Children are growing old before their time, says Shukan Josei .
They’re still in elementary school, not even in their teens, and already their bodies are deteriorating. The elderly know the symptoms only too well: stiff shoulders, aching backs, weakening vision, thinning hair. At a certain stage of life you tell yourself it’s inevitable and resign yourself. When it precedes puberty, something seems drastically wrong.
The magazine names two culprits: the randoseru and the smartphone.
Randoseru comes from the Dutch word ransel, meaning backpack. Japan adopted it some 200 years ago, and it’s been the standard school bag among Japanese elementary school kids since elementary education became compulsory in 1885. It’s heavy. As are the text books that fill them – increasingly so as curricula grow more demanding. The books kids today are loaded down with are 34 percent heavier now than they were in 2005.
Then there’s the ubiquitous smartphone. Other influences aside, it tends to cause you stoop as you peer into it while walking. If you’re walking with neck bent forward at an angle of 45 degrees, your head, which weighs 4 to 5 kg, becomes a burden equivalent to 20 kg, says Tokyo orthopedist Masayuki Sasaki. Think, he says, of a bowling ball. That’ll give you an idea.
Walking to and from school with an academic load on your back and a smartphone screen drawing your neck irresistibly forward is not something the human body is evolved to do. Muscle tension, back pain and impaired blood circulation are the common symptoms listed.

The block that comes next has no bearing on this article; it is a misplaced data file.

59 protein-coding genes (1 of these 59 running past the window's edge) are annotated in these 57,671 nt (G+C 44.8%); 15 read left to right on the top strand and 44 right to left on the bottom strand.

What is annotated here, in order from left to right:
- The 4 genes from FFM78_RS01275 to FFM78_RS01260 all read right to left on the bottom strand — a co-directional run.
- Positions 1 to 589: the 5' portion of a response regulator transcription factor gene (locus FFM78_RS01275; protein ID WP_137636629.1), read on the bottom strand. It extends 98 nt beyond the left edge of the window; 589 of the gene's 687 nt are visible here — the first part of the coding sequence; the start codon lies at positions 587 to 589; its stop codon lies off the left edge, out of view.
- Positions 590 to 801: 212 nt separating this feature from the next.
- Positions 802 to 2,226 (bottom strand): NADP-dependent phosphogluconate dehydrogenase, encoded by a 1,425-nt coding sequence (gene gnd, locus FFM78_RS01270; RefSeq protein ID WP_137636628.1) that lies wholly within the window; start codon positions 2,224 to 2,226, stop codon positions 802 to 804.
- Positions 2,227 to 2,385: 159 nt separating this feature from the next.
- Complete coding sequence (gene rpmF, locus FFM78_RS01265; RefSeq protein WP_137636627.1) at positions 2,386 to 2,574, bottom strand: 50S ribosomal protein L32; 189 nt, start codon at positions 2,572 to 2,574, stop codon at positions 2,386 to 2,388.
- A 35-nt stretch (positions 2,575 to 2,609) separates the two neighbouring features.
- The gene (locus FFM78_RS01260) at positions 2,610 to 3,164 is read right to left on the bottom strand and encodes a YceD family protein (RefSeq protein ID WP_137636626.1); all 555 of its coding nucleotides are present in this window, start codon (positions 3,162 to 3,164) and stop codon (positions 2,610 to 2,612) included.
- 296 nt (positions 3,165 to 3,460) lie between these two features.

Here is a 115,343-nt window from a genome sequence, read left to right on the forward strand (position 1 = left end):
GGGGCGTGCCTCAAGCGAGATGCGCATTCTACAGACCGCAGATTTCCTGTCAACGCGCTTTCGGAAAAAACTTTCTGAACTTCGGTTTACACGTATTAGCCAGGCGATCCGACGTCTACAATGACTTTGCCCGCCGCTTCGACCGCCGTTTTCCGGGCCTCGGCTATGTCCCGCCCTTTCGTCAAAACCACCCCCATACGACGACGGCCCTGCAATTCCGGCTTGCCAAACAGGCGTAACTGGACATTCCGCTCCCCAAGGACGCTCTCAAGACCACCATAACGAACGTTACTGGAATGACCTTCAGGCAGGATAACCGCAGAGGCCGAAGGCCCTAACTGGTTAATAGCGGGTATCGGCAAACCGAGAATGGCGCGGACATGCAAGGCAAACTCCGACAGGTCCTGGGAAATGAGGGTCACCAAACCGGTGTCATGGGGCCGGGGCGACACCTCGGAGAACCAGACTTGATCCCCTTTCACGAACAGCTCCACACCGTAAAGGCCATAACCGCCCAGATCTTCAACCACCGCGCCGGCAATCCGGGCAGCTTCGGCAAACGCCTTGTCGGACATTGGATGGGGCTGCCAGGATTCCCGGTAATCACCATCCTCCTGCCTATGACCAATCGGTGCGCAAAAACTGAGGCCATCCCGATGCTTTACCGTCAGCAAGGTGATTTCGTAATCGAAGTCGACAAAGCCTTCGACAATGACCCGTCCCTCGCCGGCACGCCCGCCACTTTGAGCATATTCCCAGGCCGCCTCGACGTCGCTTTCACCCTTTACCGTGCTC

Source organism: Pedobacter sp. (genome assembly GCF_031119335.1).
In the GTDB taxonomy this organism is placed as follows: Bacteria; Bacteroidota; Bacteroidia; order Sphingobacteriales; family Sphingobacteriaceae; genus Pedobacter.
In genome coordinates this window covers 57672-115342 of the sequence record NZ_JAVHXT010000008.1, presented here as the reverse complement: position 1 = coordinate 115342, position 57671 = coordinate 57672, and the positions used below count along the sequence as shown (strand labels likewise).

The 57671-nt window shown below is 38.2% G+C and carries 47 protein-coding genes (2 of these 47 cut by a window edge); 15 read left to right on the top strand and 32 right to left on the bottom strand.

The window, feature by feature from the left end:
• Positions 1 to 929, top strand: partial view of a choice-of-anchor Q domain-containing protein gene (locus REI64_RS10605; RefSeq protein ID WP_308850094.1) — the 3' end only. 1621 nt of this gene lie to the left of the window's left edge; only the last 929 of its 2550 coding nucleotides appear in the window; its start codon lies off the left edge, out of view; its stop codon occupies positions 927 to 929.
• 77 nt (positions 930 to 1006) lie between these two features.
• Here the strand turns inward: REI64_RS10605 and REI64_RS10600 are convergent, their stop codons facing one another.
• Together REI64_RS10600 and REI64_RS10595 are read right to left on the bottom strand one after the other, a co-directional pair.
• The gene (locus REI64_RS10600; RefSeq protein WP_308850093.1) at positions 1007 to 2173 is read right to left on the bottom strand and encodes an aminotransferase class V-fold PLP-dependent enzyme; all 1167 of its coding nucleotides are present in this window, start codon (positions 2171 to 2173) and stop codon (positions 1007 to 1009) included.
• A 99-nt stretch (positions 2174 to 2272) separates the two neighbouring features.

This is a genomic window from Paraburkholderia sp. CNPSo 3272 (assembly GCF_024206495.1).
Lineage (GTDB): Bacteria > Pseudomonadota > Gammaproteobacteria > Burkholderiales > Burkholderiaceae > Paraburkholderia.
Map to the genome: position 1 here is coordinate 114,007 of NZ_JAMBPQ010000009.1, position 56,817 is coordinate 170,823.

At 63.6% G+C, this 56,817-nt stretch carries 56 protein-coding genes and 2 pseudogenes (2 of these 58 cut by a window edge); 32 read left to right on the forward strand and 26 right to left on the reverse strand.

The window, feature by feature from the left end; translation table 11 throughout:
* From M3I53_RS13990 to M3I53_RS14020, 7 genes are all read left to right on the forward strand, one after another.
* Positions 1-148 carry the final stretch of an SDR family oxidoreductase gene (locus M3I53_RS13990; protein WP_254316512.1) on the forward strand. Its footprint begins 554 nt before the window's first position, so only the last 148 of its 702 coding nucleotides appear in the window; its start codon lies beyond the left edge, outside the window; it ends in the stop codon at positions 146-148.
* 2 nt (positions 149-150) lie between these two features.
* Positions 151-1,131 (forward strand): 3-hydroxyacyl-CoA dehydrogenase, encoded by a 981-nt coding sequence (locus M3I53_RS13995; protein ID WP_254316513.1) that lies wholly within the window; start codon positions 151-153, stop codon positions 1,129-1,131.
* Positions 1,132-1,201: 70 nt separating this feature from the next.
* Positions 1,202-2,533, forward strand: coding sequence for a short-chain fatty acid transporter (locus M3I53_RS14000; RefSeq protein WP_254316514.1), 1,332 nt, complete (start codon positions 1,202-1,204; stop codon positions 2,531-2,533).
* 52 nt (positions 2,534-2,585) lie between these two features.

Burdens are not only physical. Chiropractor Eiji Yamanaka sees a psychological element too. “It seems to me, judging by my own patients, that people nowadays are more self-assertive than they used to be.” But some are more so than others, and quieter, more studious kids to whom self-assertion doesn’t come naturally are apt to feel their emotional wounds physically.
“Many of the kids who suffer backaches are serious kids,” says Yamanaka. Their nervous systems seem to respond to everything – parents’ expectations, teachers’ expectations, their standing among friends.
The evidence of increased premature balding seems at this stage more anecdotal than scientific, but that for deteriorating vision is more firmly established. “The way children play today is not good for eyes,” says Ophthalmologist Sachi Amaki. “The way children play” is mostly indoors, and mostly online, which means peering at a screen. “In the past,” Amaki says, “kids played catch. When throwing the ball they looked far. When catching it they looked close. That was a good balance.”
Two hours of smartphone use a day, she says, is about all the eyes can take. A government survey Shukan Josei cites records average daily use among children two and a half hours.
© Japan Today